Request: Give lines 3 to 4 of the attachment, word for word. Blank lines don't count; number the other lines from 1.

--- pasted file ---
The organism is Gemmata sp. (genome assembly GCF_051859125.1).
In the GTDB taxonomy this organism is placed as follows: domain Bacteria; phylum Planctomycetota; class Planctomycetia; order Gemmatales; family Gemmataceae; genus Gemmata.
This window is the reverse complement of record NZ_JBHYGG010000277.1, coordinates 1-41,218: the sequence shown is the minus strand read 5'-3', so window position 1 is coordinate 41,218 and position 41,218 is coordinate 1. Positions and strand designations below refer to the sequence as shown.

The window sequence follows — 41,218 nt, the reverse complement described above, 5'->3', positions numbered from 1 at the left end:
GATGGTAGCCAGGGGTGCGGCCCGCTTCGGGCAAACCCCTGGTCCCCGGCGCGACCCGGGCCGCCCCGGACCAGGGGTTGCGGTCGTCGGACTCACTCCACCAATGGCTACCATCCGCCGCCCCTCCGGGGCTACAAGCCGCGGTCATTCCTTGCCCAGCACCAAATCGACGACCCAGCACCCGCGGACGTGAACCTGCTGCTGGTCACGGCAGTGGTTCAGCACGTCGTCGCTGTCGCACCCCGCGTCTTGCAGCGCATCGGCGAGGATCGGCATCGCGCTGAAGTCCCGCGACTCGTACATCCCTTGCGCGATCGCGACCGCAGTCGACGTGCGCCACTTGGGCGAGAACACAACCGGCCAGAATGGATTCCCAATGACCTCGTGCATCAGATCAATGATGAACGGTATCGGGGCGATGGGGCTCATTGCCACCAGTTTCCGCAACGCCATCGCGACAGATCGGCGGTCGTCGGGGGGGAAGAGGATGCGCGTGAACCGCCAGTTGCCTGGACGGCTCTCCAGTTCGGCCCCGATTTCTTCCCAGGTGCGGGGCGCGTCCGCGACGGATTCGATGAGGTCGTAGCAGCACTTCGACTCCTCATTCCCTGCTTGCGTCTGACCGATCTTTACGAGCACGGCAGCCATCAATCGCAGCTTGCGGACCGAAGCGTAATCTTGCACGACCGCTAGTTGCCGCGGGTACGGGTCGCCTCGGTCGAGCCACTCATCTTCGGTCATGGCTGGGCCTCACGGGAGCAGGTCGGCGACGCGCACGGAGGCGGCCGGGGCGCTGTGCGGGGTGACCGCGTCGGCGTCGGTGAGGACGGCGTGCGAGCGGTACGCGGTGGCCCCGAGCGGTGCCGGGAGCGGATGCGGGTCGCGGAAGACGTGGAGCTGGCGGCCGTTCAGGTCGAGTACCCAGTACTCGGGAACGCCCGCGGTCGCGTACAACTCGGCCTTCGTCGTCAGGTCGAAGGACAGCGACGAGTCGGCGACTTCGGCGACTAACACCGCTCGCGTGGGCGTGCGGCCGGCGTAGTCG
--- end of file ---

This window is the reverse complement of record NZ_JBHYGG010000277.1, coordinates 1-41,218: the sequence shown is the minus strand read 5'-3', so window position 1 is coordinate 41,218 and position 41,218 is coordinate 1. Positions and strand designations below refer to the sequence as shown.

The window sequence follows — 41,218 nt, the reverse complement described above, 5'->3', positions numbered from 1 at the left end: